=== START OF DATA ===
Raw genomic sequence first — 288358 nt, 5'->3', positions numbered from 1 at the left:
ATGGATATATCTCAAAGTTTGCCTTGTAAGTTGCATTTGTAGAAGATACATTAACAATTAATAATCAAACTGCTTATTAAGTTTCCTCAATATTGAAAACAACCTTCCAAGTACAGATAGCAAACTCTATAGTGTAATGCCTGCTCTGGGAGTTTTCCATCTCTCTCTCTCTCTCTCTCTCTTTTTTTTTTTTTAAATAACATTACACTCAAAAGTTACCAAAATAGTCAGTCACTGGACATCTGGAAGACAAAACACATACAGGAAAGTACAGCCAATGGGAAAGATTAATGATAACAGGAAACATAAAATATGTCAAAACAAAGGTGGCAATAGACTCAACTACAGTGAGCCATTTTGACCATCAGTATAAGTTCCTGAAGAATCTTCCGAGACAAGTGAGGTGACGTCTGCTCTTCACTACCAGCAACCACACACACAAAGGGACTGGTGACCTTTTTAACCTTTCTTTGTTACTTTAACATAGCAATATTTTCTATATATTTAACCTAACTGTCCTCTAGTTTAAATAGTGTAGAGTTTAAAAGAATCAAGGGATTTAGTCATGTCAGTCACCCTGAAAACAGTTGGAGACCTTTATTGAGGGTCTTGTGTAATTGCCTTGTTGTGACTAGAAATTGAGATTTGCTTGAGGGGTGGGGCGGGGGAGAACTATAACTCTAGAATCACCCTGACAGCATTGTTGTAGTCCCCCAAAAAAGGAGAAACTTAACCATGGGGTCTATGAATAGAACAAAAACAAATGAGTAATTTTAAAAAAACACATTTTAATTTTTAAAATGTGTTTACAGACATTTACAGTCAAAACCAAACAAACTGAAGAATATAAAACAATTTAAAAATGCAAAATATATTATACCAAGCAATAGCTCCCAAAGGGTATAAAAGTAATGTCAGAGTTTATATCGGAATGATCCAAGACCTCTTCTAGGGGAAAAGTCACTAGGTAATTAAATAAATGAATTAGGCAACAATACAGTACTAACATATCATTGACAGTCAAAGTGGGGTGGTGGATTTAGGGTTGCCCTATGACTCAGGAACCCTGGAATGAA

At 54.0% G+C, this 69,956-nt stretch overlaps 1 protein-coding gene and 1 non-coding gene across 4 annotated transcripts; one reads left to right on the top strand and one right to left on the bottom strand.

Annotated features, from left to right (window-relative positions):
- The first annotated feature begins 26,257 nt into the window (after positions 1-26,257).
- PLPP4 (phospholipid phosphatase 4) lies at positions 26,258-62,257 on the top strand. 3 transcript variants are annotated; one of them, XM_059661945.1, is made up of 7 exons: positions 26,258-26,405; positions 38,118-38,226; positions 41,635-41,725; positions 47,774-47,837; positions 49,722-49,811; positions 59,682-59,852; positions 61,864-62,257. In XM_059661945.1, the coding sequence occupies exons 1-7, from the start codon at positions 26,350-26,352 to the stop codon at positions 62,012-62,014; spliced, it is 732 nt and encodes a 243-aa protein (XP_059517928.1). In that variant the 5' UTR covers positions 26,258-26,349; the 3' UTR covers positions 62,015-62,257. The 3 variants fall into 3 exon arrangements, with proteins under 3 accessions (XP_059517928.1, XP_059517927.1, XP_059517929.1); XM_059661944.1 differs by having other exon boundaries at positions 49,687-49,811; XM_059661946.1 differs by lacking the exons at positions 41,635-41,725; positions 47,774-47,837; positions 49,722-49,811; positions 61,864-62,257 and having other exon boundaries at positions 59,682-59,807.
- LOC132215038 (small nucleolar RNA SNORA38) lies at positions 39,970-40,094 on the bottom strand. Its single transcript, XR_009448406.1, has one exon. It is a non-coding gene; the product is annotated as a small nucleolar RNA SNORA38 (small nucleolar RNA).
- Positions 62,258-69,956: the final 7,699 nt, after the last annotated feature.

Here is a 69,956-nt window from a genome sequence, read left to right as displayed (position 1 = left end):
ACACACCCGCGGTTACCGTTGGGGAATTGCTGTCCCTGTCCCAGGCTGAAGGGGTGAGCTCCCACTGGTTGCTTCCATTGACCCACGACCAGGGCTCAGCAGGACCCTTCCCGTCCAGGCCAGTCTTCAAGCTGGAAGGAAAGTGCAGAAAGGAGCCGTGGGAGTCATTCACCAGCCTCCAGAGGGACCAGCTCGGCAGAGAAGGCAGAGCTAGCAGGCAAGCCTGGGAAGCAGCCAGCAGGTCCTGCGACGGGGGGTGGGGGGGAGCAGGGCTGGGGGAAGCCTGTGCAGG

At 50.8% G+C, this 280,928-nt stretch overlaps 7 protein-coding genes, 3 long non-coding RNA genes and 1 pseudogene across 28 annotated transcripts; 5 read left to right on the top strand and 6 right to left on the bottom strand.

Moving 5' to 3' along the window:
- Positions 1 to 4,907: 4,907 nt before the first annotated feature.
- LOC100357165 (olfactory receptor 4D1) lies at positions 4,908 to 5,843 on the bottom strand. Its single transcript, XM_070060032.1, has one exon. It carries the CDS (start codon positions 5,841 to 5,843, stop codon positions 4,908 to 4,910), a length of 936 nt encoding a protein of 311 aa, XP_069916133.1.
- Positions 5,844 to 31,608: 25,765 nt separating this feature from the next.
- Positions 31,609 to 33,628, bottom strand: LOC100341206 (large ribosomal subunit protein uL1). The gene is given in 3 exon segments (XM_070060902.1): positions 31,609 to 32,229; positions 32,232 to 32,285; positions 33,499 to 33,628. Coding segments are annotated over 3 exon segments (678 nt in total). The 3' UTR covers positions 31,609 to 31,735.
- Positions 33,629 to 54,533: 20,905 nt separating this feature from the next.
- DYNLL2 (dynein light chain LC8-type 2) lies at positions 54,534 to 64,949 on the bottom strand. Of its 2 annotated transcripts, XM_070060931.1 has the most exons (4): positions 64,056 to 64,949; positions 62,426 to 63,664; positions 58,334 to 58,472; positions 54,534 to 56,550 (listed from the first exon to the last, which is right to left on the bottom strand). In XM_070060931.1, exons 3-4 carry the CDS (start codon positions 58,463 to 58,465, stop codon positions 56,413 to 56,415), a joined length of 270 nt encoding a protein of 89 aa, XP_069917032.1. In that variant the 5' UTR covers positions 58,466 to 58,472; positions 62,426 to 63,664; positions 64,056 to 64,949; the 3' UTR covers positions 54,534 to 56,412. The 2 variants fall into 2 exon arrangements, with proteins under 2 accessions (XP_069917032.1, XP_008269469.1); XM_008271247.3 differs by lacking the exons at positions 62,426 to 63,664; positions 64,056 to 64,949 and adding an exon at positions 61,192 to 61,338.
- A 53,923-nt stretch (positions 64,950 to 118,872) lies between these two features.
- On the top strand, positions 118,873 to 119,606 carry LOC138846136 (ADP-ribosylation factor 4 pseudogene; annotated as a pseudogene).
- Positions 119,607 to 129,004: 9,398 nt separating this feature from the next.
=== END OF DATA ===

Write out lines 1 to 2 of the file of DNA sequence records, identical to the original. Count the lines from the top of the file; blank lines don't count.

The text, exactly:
Raw genomic sequence first — 288358 nt, 5'->3', positions numbered from 1 at the left:
ATGGATATATCTCAAAGTTTGCCTTGTAAGTTGCATTTGTAGAAGATACATTAACAATTAATAATCAAACTGCTTATTAAGTTTCCTCAATATTGAAAACAACCTTCCAAGTACAGATAGCAAACTCTATAGTGTAATGCCTGCTCTGGGAGTTTTCCATCTCTCTCTCTCTCTCTCTCTCTTTTTTTTTTTTTAAATAACATTACACTCAAAAGTTACCAAAATAGTCAGTCACTGGACATCTGGAAGACAAAACACATACAGGAAAGTACAGCCAATGGGAAAGATTAATGATAACAGGAAACATAAAATATGTCAAAACAAAGGTGGCAATAGACTCAACTACAGTGAGCCATTTTGACCATCAGTATAAGTTCCTGAAGAATCTTCCGAGACAAGTGAGGTGACGTCTGCTCTTCACTACCAGCAACCACACACACAAAGGGACTGGTGACCTTTTTAACCTTTCTTTGTTACTTTAACATAGCAATATTTTCTATATATTTAACCTAACTGTCCTCTAGTTTAAATAGTGTAGAGTTTAAAAGAATCAAGGGATTTAGTCATGTCAGTCACCCTGAAAACAGTTGGAGACCTTTATTGAGGGTCTTGTGTAATTGCCTTGTTGTGACTAGAAATTGAGATTTGCTTGAGGGGTGGGGCGGGGGAGAACTATAACTCTAGAATCACCCTGACAGCATTGTTGTAGTCCCCCAAAAAAGGAGAAACTTAACCATGGGGTCTATGAATAGAACAAAAACAAATGAGTAATTTTAAAAAAACACATTTTAATTTTTAAAATGTGTTTACAGACATTTACAGTCAAAACCAAACAAACTGAAGAATATAAAACAATTTAAAAATGCAAAATATATTATACCAAGCAATAGCTCCCAAAGGGTATAAAAGTAATGTCAGAGTTTATATCGGAATGATCCAAGACCTCTTCTAGGGGAAAAGTCACTAGGTAATTAAATAAATGAATTAGGCAACAATACAGTACTAACATATCATTGACAGTCAAAGTGGGGTGGTGGATTTAGGGTTGCCCTATGACTCAGGAACCCTGGAATGAA